Hindu weddings like weddings in other cultures consist of many traditions and facts. Weddings are a special occasion marking the union of two souls in a relationship of a lifetime. Every culture and religion has their own ways to conduct and celebrate the auspicious occasion. All the customs and rituals that we see in any culture’s wedding have a story or a reason behind them, which gives meaning to the entire process.
If we look at the traditional Indian Hindu marriages, there are a lot of interesting rituals that are followed rendering the celebrations unique. Here are few:
Hindu Wedding Date
The wedding date is not picked up at random. The astrologers declare a certain time period marked as auspicious, which usually falls around months of January, February, June, July, November and December.
Hindu weddings are considered not just the union of two people but also two families. So, almost all the customs involve participation of all the family members from both sides. The engagement ceremony sees the families, friends and relatives from both sides exchange gifts. This builds relations.
Hindu Wedding Duration
The weddings are a week long affair. Starting with the “Haldi” ceremony, where both the bride and the groom are smeared with turmeric paste, separately. Turmeric is considered to be a natural agent that brings glow to the skin. The bride and the groom are forbidden to meet or move out of their respective homes until the wedding day.
Mehendi in Hindu Wedding
Another lavish ceremony is the “Mehendi” where, all the female relatives and friends of the bride gather together and apply henna to the bride hands and feet, with the groom’s name hidden in the beautiful pattern.
Sangeet in Hindu Wedding
The “Mehndi” is usually coupled with the “Sangeet” ceremony, where all the friends and relatives come together and dance to the beats of the traditional songs.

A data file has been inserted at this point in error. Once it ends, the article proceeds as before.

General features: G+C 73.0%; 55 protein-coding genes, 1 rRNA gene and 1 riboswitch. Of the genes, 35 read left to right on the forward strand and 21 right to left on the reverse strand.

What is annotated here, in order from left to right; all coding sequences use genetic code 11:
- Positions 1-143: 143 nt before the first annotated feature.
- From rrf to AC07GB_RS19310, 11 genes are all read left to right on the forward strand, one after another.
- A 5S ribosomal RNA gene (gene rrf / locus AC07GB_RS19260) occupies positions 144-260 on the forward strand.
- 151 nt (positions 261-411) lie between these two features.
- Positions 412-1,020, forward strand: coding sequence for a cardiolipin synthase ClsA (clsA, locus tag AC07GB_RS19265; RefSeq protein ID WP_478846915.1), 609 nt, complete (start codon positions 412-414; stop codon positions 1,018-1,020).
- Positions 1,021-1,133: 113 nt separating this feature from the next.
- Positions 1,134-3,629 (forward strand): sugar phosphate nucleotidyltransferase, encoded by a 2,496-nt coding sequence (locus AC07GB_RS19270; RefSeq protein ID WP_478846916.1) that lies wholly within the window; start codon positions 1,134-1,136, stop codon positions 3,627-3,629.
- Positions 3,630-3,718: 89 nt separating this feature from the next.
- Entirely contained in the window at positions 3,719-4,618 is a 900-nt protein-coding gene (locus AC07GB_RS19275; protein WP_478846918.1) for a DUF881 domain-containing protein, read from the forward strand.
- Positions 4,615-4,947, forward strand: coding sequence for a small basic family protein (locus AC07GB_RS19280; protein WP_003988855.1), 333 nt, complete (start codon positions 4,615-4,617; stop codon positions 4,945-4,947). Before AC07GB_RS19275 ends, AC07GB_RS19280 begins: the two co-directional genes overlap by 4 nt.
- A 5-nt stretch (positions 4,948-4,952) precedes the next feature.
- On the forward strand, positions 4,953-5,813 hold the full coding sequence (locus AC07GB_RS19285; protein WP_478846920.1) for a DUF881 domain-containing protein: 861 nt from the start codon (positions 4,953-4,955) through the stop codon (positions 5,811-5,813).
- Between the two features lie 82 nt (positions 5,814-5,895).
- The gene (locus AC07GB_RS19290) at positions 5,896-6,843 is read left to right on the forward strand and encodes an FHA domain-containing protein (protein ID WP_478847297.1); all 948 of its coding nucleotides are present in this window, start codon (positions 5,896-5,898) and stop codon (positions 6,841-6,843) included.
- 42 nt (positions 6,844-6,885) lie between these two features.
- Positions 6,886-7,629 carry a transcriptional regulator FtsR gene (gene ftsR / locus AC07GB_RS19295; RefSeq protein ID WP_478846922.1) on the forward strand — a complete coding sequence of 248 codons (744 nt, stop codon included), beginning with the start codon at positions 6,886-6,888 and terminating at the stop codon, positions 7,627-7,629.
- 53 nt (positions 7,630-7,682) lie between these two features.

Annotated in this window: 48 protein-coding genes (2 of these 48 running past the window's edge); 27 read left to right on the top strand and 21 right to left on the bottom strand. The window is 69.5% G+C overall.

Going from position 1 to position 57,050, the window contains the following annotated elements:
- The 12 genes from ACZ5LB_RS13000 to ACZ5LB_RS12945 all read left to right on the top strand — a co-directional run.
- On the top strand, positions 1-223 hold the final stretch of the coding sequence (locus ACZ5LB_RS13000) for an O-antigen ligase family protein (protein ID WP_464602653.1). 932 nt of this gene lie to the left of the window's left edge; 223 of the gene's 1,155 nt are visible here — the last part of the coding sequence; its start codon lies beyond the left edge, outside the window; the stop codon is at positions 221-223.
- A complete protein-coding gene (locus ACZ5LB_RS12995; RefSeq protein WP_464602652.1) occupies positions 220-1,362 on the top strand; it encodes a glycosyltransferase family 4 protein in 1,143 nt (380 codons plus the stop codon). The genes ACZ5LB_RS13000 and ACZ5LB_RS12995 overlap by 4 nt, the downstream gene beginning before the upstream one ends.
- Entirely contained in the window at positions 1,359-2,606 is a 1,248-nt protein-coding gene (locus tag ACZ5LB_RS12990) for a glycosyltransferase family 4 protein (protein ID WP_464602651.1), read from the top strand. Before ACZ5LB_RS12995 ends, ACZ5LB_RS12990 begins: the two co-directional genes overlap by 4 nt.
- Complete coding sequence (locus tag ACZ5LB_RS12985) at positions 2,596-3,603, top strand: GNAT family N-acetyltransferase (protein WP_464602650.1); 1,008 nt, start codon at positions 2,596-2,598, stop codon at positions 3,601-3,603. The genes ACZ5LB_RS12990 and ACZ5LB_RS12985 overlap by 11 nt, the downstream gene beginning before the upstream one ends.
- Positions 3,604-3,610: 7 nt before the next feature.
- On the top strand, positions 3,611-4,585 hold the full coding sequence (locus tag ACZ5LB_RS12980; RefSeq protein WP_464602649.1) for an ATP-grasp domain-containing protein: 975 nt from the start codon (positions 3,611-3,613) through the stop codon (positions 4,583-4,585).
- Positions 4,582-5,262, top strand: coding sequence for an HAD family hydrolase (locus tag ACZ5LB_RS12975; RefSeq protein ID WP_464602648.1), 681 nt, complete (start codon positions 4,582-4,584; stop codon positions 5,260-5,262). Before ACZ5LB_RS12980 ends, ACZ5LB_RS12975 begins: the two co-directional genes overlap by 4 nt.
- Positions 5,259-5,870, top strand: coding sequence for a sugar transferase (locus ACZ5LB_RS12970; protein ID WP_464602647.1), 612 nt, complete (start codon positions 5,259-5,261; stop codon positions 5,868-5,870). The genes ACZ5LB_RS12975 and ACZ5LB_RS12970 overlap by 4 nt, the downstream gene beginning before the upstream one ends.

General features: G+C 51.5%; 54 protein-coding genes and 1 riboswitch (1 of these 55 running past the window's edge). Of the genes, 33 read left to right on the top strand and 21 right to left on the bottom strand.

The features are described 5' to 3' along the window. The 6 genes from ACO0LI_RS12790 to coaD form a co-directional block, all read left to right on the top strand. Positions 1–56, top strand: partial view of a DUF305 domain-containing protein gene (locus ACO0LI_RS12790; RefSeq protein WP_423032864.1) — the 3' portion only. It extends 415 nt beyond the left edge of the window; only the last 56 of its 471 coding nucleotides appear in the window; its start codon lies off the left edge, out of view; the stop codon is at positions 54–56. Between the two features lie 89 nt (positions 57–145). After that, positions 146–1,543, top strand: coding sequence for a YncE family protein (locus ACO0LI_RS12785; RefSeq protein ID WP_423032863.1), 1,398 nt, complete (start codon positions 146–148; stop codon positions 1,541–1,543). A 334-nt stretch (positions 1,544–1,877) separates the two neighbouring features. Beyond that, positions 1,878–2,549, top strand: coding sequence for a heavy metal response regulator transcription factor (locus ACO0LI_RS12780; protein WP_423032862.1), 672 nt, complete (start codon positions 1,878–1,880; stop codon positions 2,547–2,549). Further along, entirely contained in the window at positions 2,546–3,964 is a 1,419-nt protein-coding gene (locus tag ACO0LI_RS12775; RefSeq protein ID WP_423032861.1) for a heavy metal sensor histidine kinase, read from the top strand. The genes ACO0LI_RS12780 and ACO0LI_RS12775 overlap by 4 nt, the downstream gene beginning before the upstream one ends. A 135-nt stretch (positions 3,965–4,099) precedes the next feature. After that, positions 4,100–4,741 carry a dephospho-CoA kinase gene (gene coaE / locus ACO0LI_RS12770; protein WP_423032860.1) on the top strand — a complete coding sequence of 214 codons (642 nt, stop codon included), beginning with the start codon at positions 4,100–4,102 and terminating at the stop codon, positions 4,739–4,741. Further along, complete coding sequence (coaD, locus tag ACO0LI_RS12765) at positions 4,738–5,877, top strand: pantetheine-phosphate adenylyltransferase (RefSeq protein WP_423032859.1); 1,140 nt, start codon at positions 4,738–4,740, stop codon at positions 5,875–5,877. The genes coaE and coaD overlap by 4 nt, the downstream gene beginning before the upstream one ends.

Wedding Day and White Horse
On the wedding day, the groom arrives on the bride’s doorstep, seated on a white horse. This is a tradition carried ahead since the olden days in India, when horses were the only means of transport, and white horses are considered auspicious. Nowadays the white horse is replaced by a wedding coach car but many people who can afford it, still prefer the symbolic white horse.
The grooms journey till the bride’s home is in the form of a procession with much fanfare. This is called the “Baraat”. The groom is surrounded by his friends and relatives who dance all the way till the wedding venue where they are welcomed lavishly with gifts and garlands.
The mainstay of the wedding ceremony are the “7 Pheras”. Here the bride and the groom walk around the holy fire with the priest chanting mantra’s alongside. Each round (Phera) around the holy fire represents a vow. So, the couple exchange their wedding vows in presence of family and demi-gods bless them. After the vows, the groom fills the bride’s hair parting with a red powder called “Sindoor” which now marks her as a married woman.
On the wedding day, sisters of the bride steal the groom’s shoes and the groom has to pay whatever amount of money they ask for in return. The money given is also considered auspicious.
The morning after the wedding, bride is given a lavish farewell, by the entire family. The ceremony is called “Vidaai”. This usually turns emotional with everyone becoming tearful at the impending separation. Nevertheless, the couple is blessed by all the elders as they leave for groom’s house where host of other celebrations await them.
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